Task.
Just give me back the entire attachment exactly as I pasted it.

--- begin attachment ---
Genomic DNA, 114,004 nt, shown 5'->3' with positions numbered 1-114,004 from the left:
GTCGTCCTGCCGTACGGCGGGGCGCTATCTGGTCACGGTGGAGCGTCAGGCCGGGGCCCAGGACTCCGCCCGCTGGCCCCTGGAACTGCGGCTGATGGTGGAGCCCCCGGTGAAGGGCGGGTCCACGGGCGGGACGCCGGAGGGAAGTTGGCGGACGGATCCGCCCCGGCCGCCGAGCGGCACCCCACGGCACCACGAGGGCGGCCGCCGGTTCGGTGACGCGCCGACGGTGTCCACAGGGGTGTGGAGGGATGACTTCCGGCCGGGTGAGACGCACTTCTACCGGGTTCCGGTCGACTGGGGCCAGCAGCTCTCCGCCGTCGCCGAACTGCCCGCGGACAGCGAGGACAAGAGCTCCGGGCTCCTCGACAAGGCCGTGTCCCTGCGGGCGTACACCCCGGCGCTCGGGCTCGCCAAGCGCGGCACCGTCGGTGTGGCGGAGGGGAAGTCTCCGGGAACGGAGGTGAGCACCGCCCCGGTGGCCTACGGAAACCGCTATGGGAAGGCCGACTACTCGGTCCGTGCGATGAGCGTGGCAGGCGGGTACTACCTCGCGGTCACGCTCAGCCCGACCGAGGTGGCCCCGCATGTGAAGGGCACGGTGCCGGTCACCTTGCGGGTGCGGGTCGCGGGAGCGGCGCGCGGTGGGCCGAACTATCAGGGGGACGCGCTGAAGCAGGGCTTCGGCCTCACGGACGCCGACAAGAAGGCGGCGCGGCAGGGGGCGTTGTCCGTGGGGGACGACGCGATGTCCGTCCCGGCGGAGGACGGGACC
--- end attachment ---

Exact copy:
Genomic DNA, 114,004 nt, shown 5'->3' with positions numbered 1-114,004 from the left:
GTCGTCCTGCCGTACGGCGGGGCGCTATCTGGTCACGGTGGAGCGTCAGGCCGGGGCCCAGGACTCCGCCCGCTGGCCCCTGGAACTGCGGCTGATGGTGGAGCCCCCGGTGAAGGGCGGGTCCACGGGCGGGACGCCGGAGGGAAGTTGGCGGACGGATCCGCCCCGGCCGCCGAGCGGCACCCCACGGCACCACGAGGGCGGCCGCCGGTTCGGTGACGCGCCGACGGTGTCCACAGGGGTGTGGAGGGATGACTTCCGGCCGGGTGAGACGCACTTCTACCGGGTTCCGGTCGACTGGGGCCAGCAGCTCTCCGCCGTCGCCGAACTGCCCGCGGACAGCGAGGACAAGAGCTCCGGGCTCCTCGACAAGGCCGTGTCCCTGCGGGCGTACACCCCGGCGCTCGGGCTCGCCAAGCGCGGCACCGTCGGTGTGGCGGAGGGGAAGTCTCCGGGAACGGAGGTGAGCACCGCCCCGGTGGCCTACGGAAACCGCTATGGGAAGGCCGACTACTCGGTCCGTGCGATGAGCGTGGCAGGCGGGTACTACCTCGCGGTCACGCTCAGCCCGACCGAGGTGGCCCCGCATGTGAAGGGCACGGTGCCGGTCACCTTGCGGGTGCGGGTCGCGGGAGCGGCGCGCGGTGGGCCGAACTATCAGGGGGACGCGCTGAAGCAGGGCTTCGGCCTCACGGACGCCGACAAGAAGGCGGCGCGGCAGGGGGCGTTGTCCGTGGGGGACGACGCGATGTCCGTCCCGGCGGAGGACGGGACC